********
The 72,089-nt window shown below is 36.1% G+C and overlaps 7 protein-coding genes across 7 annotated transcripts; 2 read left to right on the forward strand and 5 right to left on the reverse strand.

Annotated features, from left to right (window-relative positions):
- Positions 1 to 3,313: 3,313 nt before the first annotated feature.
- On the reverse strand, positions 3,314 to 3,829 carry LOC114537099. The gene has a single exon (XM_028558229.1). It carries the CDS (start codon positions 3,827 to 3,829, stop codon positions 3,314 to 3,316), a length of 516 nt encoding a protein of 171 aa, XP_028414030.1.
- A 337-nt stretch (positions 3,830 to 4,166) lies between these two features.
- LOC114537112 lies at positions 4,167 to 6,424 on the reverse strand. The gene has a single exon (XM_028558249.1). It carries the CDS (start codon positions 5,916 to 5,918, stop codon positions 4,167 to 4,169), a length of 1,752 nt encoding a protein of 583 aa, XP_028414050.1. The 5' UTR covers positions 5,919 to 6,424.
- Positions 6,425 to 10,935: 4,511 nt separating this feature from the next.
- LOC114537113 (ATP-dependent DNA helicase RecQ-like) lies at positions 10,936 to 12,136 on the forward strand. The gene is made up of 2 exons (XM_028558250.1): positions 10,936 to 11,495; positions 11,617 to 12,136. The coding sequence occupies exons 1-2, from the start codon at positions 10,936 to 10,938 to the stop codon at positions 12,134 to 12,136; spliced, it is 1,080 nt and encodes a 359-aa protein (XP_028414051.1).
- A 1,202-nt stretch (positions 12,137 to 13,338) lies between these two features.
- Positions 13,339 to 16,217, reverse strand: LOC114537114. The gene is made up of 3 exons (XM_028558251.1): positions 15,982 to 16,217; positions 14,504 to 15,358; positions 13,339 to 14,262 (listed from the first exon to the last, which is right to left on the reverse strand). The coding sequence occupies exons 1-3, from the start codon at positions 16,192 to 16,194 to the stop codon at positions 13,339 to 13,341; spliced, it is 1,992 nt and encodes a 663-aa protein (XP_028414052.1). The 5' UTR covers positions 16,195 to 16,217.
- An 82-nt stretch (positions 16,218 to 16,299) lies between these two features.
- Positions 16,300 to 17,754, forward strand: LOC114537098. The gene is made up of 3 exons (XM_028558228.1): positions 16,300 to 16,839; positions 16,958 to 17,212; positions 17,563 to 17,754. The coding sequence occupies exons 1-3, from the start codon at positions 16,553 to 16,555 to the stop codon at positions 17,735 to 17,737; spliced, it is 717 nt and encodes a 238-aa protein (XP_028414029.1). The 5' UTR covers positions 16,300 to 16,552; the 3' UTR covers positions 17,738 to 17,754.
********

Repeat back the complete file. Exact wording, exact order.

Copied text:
The 72,089-nt window shown below is 36.1% G+C and overlaps 7 protein-coding genes across 7 annotated transcripts; 2 read left to right on the forward strand and 5 right to left on the reverse strand.

Annotated features, from left to right (window-relative positions):
- Positions 1 to 3,313: 3,313 nt before the first annotated feature.
- On the reverse strand, positions 3,314 to 3,829 carry LOC114537099. The gene has a single exon (XM_028558229.1). It carries the CDS (start codon positions 3,827 to 3,829, stop codon positions 3,314 to 3,316), a length of 516 nt encoding a protein of 171 aa, XP_028414030.1.
- A 337-nt stretch (positions 3,830 to 4,166) lies between these two features.
- LOC114537112 lies at positions 4,167 to 6,424 on the reverse strand. The gene has a single exon (XM_028558249.1). It carries the CDS (start codon positions 5,916 to 5,918, stop codon positions 4,167 to 4,169), a length of 1,752 nt encoding a protein of 583 aa, XP_028414050.1. The 5' UTR covers positions 5,919 to 6,424.
- Positions 6,425 to 10,935: 4,511 nt separating this feature from the next.
- LOC114537113 (ATP-dependent DNA helicase RecQ-like) lies at positions 10,936 to 12,136 on the forward strand. The gene is made up of 2 exons (XM_028558250.1): positions 10,936 to 11,495; positions 11,617 to 12,136. The coding sequence occupies exons 1-2, from the start codon at positions 10,936 to 10,938 to the stop codon at positions 12,134 to 12,136; spliced, it is 1,080 nt and encodes a 359-aa protein (XP_028414051.1).
- A 1,202-nt stretch (positions 12,137 to 13,338) lies between these two features.
- Positions 13,339 to 16,217, reverse strand: LOC114537114. The gene is made up of 3 exons (XM_028558251.1): positions 15,982 to 16,217; positions 14,504 to 15,358; positions 13,339 to 14,262 (listed from the first exon to the last, which is right to left on the reverse strand). The coding sequence occupies exons 1-3, from the start codon at positions 16,192 to 16,194 to the stop codon at positions 13,339 to 13,341; spliced, it is 1,992 nt and encodes a 663-aa protein (XP_028414052.1). The 5' UTR covers positions 16,195 to 16,217.
- An 82-nt stretch (positions 16,218 to 16,299) lies between these two features.
- Positions 16,300 to 17,754, forward strand: LOC114537098. The gene is made up of 3 exons (XM_028558228.1): positions 16,300 to 16,839; positions 16,958 to 17,212; positions 17,563 to 17,754. The coding sequence occupies exons 1-3, from the start codon at positions 16,553 to 16,555 to the stop codon at positions 17,735 to 17,737; spliced, it is 717 nt and encodes a 238-aa protein (XP_028414029.1). The 5' UTR covers positions 16,300 to 16,552; the 3' UTR covers positions 17,738 to 17,754.